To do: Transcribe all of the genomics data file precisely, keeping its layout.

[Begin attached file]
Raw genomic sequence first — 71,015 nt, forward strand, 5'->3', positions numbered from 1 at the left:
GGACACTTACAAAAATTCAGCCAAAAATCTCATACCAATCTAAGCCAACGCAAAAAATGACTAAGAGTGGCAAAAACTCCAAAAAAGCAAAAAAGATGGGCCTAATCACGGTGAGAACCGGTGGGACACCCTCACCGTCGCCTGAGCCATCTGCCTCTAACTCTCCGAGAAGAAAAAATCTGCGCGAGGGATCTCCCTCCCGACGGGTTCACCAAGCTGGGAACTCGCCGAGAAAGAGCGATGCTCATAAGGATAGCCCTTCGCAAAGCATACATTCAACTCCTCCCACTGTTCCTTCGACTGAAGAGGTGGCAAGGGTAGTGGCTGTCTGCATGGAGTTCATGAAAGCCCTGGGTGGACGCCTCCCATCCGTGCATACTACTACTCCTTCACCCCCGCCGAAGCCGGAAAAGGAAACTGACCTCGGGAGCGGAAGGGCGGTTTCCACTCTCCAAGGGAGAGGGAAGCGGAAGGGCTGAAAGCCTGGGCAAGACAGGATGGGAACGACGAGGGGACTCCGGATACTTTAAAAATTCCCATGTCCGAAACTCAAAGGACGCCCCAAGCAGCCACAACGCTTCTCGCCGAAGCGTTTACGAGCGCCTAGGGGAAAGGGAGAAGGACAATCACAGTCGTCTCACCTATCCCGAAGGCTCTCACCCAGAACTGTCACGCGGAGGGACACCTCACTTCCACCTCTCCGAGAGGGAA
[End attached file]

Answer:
Raw genomic sequence first — 71,015 nt, forward strand, 5'->3', positions numbered from 1 at the left:
GGACACTTACAAAAATTCAGCCAAAAATCTCATACCAATCTAAGCCAACGCAAAAAATGACTAAGAGTGGCAAAAACTCCAAAAAAGCAAAAAAGATGGGCCTAATCACGGTGAGAACCGGTGGGACACCCTCACCGTCGCCTGAGCCATCTGCCTCTAACTCTCCGAGAAGAAAAAATCTGCGCGAGGGATCTCCCTCCCGACGGGTTCACCAAGCTGGGAACTCGCCGAGAAAGAGCGATGCTCATAAGGATAGCCCTTCGCAAAGCATACATTCAACTCCTCCCACTGTTCCTTCGACTGAAGAGGTGGCAAGGGTAGTGGCTGTCTGCATGGAGTTCATGAAAGCCCTGGGTGGACGCCTCCCATCCGTGCATACTACTACTCCTTCACCCCCGCCGAAGCCGGAAAAGGAAACTGACCTCGGGAGCGGAAGGGCGGTTTCCACTCTCCAAGGGAGAGGGAAGCGGAAGGGCTGAAAGCCTGGGCAAGACAGGATGGGAACGACGAGGGGACTCCGGATACTTTAAAAATTCCCATGTCCGAAACTCAAAGGACGCCCCAAGCAGCCACAACGCTTCTCGCCGAAGCGTTTACGAGCGCCTAGGGGAAAGGGAGAAGGACAATCACAGTCGTCTCACCTATCCCGAAGGCTCTCACCCAGAACTGTCACGCGGAGGGACACCTCACTTCCACCTCTCCGAGAGGGAA